Democratic Presidential Candidates Divided On Same-Sex Marriage

Tue. July 15, 2003 12:00 AM by

Washington, D.C. - Democratic presidential hopefuls debated the LGBT issues today at a forum in Washington but support for same-sex marriage varied among the 7 candidates who took part. Senators John Edwards and Bob Graham did not appear at the forum, sponsored by the Human Rights Campaign.

Only Congressman Dennis Kucinich, former Senator Carol Mosely Braun and Reverend Al Sharpton support legalizing same-sex marriage. However, Braun insisted it's a state rather than a federal issue.

Senators John Kerry and Joe Lieberman, Congressman Dick Gephardt and former Governor Howard Dean endorsed civil unions but not marriage. Kerry and Dean cited religious reasons. It was Dean, who as governor of Vermont pressed for that state's groundbreaking partnership union law.

The audience hissed when L ieberman said marriage is a right reserved in America for men and women.

"Marriage has a special status in our culture, our society, our history," Lieberman said.

The candidates all denounced efforts by Republicans in Congress to push the anti-gay Federal Marriage Amendment .Sharpton urged other clergy to join him in opposing the proposed constitutional amendment.

On the issue of gays in the military there was unanimity. All seven candidates said they supported ending the ban on gays in the military and and the removal of 'don't ask, don't tell.'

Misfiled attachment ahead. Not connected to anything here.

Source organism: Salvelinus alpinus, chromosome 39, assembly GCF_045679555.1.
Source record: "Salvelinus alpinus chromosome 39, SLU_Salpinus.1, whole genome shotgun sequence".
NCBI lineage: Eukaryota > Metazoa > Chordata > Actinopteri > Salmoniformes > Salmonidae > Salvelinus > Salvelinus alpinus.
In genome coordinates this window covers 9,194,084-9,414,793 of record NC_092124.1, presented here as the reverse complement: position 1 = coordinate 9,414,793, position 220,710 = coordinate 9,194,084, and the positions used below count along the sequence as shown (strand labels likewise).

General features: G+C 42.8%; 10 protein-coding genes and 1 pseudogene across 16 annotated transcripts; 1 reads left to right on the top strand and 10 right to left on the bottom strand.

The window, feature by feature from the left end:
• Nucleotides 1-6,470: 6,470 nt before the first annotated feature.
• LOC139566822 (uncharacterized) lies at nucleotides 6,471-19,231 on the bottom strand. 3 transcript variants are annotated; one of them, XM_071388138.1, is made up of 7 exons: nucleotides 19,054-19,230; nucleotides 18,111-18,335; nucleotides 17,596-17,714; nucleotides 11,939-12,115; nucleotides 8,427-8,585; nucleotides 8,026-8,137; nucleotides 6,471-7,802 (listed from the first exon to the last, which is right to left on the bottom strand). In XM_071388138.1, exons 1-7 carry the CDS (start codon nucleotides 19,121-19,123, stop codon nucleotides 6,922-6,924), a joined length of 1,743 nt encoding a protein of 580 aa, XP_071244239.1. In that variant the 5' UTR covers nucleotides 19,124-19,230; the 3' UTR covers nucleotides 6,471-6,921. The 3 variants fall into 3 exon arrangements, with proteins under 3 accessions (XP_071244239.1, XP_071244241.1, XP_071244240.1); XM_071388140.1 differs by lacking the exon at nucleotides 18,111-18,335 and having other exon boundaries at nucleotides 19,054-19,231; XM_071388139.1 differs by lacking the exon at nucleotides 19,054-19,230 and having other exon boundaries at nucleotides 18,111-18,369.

Senator Kerry called on President Bush to at least discuss issues important to the LGBT community. "Our President ought to talk to all Americans, and with all Americans," Kerry said to loud applause from the bipartisan audience.

The Missouri congressman holds a narrow lead in most polls in Iowa, site of the first voting of 2004. But former Vermont Gov. Howard Dean and Sen. John Kerry of Massachusetts have narrowed his advantage.

Kerry has also been saddled with money problems. The former House Minority leader, who hoped to raise $5 million from April to June, collected just $3.87 million - apparently placing him in a distant fifth-place among the nine Democratic contenders.

by Paul Johnson Newscenter
Washington Bureau Chief
©® 2003

This article originally appeared on Republished with permission.